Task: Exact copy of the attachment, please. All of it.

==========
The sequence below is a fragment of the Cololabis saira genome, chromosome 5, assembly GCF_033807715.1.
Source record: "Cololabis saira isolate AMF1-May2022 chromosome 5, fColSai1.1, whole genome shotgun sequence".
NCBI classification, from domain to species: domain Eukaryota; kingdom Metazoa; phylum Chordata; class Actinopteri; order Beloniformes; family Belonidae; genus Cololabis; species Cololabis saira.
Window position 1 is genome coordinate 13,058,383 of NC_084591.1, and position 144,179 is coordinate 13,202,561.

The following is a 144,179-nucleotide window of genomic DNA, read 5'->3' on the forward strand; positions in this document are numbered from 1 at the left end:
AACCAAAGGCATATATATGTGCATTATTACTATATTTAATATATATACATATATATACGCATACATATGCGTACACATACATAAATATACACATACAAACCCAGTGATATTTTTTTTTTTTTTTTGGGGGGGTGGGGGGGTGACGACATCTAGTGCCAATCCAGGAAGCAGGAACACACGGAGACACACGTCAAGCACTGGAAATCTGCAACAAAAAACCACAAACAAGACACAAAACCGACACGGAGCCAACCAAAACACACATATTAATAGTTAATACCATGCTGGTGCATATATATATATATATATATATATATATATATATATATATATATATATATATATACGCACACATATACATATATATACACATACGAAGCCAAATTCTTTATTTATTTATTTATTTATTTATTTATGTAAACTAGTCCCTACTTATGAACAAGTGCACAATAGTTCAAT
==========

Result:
The sequence below is a fragment of the Cololabis saira genome, chromosome 5, assembly GCF_033807715.1.
Source record: "Cololabis saira isolate AMF1-May2022 chromosome 5, fColSai1.1, whole genome shotgun sequence".
NCBI classification, from domain to species: domain Eukaryota; kingdom Metazoa; phylum Chordata; class Actinopteri; order Beloniformes; family Belonidae; genus Cololabis; species Cololabis saira.
Window position 1 is genome coordinate 13,058,383 of NC_084591.1, and position 144,179 is coordinate 13,202,561.

The following is a 144,179-nucleotide window of genomic DNA, read 5'->3' on the forward strand; positions in this document are numbered from 1 at the left end:
AACCAAAGGCATATATATGTGCATTATTACTATATTTAATATATATACATATATATACGCATACATATGCGTACACATACATAAATATACACATACAAACCCAGTGATATTTTTTTTTTTTTTTTGGGGGGGTGGGGGGGTGACGACATCTAGTGCCAATCCAGGAAGCAGGAACACACGGAGACACACGTCAAGCACTGGAAATCTGCAACAAAAAACCACAAACAAGACACAAAACCGACACGGAGCCAACCAAAACACACATATTAATAGTTAATACCATGCTGGTGCATATATATATATATATATATATATATATATATATATATATATATATATATATATACGCACACATATACATATATATACACATACGAAGCCAAATTCTTTATTTATTTATTTATTTATTTATTTATGTAAACTAGTCCCTACTTATGAACAAGTGCACAATAGTTCAAT